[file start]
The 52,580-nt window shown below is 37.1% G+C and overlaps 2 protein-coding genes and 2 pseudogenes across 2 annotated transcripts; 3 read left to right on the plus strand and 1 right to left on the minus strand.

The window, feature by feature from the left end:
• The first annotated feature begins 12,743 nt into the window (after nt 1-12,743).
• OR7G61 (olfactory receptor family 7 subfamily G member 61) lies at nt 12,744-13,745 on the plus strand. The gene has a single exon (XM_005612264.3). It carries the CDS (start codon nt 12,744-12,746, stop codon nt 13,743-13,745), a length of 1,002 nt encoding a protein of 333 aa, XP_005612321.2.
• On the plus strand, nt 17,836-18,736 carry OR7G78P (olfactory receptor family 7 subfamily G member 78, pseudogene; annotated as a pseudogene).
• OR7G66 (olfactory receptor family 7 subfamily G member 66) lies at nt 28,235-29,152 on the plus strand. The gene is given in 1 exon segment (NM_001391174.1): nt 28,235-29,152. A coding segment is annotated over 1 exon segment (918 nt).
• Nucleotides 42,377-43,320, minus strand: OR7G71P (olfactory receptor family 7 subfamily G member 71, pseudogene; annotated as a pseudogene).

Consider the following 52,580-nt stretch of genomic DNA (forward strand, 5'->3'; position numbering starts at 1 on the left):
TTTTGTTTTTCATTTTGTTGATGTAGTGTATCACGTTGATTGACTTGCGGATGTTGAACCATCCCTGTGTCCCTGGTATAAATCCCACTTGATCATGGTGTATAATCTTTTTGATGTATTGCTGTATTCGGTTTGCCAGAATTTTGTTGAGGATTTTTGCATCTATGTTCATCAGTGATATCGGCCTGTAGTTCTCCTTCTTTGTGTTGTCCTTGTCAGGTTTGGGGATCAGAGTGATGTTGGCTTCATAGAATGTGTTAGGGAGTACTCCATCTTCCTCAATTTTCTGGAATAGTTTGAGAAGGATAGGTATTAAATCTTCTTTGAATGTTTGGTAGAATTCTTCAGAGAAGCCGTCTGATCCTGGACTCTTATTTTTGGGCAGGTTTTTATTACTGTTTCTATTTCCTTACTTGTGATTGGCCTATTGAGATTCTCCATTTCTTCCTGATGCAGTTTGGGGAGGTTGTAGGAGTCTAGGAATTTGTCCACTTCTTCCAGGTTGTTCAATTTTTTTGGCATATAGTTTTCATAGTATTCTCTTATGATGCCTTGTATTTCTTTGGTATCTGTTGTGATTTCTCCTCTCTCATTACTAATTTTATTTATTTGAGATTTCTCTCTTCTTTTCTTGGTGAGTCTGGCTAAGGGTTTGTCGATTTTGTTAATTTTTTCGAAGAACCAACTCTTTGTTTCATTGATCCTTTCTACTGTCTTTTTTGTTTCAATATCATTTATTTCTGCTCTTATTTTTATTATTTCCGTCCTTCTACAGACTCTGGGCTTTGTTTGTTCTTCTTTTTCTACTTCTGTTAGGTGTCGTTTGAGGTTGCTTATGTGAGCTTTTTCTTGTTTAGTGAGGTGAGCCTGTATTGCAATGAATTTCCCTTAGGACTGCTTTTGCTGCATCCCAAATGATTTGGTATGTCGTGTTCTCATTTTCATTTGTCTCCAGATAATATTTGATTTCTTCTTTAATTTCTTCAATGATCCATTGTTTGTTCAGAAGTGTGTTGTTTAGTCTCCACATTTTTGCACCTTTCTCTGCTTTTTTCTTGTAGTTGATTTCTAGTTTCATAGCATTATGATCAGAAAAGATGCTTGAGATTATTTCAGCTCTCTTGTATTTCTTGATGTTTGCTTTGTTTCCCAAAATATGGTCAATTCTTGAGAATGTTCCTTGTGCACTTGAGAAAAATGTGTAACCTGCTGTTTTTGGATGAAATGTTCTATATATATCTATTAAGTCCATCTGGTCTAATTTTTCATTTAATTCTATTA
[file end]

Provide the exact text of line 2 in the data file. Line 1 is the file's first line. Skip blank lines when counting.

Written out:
The window, feature by feature from the left end: